There are countless ways to configure tests in Load Impact. Depending on how you configure your ramping, it will provide different test profiles that can help you learn different things. Running different types of tests will provide different types of results so you can take different types of actions.
Here are some examples of tests you may run. This isn’t meant to be an all inclusive list, but some of the most common test ramping configurations used. You should adjust values to suit your specific need.
The first test you should run, almost always. It is ssed to determine what performance is like under ideal conditions and sets a baseline to compare future tests against. After your initial testing you may want to run Baseline Tests on a very regular basis to monitor performance without impact your systems too much. You may increase VUs slightly in this case, based on your needs.
This test is designed to help narrow down where performance starts to breakdown. The stability of Virtual Users after quick growth will help highlight if performance issues occur at that level. It configures ramp ups that aren’t too steep, which might cause servers to experience a spike test. It can be one step or several, just make sure you overreach and try for more than you expect your system can handle. In most cases, you should expect to iterate this test multiple times.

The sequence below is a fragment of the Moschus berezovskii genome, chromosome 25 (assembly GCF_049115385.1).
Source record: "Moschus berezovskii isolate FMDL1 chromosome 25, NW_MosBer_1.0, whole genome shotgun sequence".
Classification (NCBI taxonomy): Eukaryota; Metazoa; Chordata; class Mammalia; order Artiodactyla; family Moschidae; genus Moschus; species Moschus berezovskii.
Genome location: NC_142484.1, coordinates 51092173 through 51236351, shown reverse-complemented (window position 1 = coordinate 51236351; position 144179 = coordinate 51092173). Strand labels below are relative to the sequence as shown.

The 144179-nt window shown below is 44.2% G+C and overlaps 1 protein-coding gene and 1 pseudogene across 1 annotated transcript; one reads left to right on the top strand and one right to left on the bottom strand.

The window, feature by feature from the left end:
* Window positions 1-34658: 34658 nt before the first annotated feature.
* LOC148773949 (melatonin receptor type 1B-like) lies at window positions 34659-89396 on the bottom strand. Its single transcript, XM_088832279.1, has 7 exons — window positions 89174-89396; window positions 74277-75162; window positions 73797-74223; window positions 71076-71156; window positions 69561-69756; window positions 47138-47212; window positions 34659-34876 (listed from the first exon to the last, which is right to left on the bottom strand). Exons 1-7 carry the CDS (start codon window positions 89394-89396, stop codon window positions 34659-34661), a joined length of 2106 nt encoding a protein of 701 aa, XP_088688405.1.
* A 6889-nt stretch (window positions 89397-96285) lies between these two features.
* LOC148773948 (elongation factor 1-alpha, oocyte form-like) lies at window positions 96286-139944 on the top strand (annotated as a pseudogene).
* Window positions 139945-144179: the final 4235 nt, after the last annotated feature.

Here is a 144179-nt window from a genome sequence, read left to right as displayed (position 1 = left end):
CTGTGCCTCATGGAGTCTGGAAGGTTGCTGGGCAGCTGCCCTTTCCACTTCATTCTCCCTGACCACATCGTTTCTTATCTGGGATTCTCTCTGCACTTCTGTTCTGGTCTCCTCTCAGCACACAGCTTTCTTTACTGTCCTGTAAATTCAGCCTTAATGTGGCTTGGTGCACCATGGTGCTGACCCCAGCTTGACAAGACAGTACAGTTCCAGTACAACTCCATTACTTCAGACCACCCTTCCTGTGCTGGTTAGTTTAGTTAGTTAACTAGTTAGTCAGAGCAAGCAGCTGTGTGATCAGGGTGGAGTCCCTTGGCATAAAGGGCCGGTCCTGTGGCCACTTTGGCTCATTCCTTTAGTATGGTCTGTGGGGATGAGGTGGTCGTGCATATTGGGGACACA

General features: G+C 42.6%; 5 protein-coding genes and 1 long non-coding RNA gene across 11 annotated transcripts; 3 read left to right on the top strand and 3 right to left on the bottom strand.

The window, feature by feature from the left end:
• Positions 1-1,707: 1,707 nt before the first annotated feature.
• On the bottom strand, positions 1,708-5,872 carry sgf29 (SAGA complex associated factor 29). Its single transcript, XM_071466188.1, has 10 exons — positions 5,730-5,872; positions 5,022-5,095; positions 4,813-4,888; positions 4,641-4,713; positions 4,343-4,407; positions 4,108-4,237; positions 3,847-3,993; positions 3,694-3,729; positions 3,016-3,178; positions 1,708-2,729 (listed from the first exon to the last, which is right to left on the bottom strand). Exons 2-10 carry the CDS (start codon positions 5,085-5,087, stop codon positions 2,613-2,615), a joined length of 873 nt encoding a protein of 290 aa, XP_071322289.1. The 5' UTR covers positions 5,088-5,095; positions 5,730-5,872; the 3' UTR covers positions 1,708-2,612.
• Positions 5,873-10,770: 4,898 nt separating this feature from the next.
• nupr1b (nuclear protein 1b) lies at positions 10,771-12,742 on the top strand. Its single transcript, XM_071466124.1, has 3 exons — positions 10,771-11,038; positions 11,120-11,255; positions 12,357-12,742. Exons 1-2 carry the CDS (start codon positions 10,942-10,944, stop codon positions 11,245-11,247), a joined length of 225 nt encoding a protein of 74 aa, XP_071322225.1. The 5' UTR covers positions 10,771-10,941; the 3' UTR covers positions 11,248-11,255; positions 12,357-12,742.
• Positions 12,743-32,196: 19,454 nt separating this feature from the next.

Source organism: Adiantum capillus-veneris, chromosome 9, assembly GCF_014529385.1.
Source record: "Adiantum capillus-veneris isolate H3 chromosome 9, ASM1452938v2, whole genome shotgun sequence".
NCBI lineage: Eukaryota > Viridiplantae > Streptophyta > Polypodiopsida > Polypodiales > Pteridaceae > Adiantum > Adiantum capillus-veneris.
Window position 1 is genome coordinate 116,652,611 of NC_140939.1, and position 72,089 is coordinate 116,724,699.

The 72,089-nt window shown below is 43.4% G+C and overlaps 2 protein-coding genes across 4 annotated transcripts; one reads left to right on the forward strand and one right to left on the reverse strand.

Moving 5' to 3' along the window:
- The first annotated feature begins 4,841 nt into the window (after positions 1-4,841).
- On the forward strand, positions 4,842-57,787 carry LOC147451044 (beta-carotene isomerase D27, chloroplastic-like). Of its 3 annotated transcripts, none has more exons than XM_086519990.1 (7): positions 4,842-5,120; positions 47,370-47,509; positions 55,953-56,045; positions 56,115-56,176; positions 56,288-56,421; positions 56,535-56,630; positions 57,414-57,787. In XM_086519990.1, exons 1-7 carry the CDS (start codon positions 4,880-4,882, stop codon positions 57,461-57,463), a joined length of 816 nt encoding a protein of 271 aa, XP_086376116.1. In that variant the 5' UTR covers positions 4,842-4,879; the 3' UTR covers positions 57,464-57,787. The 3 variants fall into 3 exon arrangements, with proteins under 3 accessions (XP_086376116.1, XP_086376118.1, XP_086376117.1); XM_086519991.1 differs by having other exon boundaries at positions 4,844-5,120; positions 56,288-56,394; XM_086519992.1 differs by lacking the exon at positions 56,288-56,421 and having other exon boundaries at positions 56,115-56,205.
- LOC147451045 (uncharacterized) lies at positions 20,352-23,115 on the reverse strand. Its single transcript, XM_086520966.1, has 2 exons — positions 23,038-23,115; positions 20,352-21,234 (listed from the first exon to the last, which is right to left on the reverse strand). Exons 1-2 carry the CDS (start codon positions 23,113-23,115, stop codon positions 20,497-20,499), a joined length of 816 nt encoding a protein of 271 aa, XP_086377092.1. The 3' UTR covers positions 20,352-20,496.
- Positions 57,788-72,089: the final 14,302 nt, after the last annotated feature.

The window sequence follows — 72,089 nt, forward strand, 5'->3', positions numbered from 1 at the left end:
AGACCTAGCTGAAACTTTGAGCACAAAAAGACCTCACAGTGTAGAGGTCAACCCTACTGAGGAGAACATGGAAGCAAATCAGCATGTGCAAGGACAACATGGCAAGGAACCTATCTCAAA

Used to evaluate if performance goals are met. Set the thresholds and limits for the goals you target with your test. After running multiple Stress Tests you would use a Load Test to verify all your changes are working. You may continue to run Load Tests on a regular basis to monitor performance over time.
Sudden spike in traffic from normal levels that may last for any amount of time. If you were running an ad campaign during the next big game you would really like to make sure you can handle the amount of users coming in a very short amount of time. The defining characteristic is a very short ramp up time.
Used to find problems that arise when a system is under pressure for extended periods of time. Run for longer duration and is used to find long term problems such as memory leaks, resource leaks or corruption and degradation that occurs over time. Run these at roughly 80% of your load testing goals. Not at max capacity.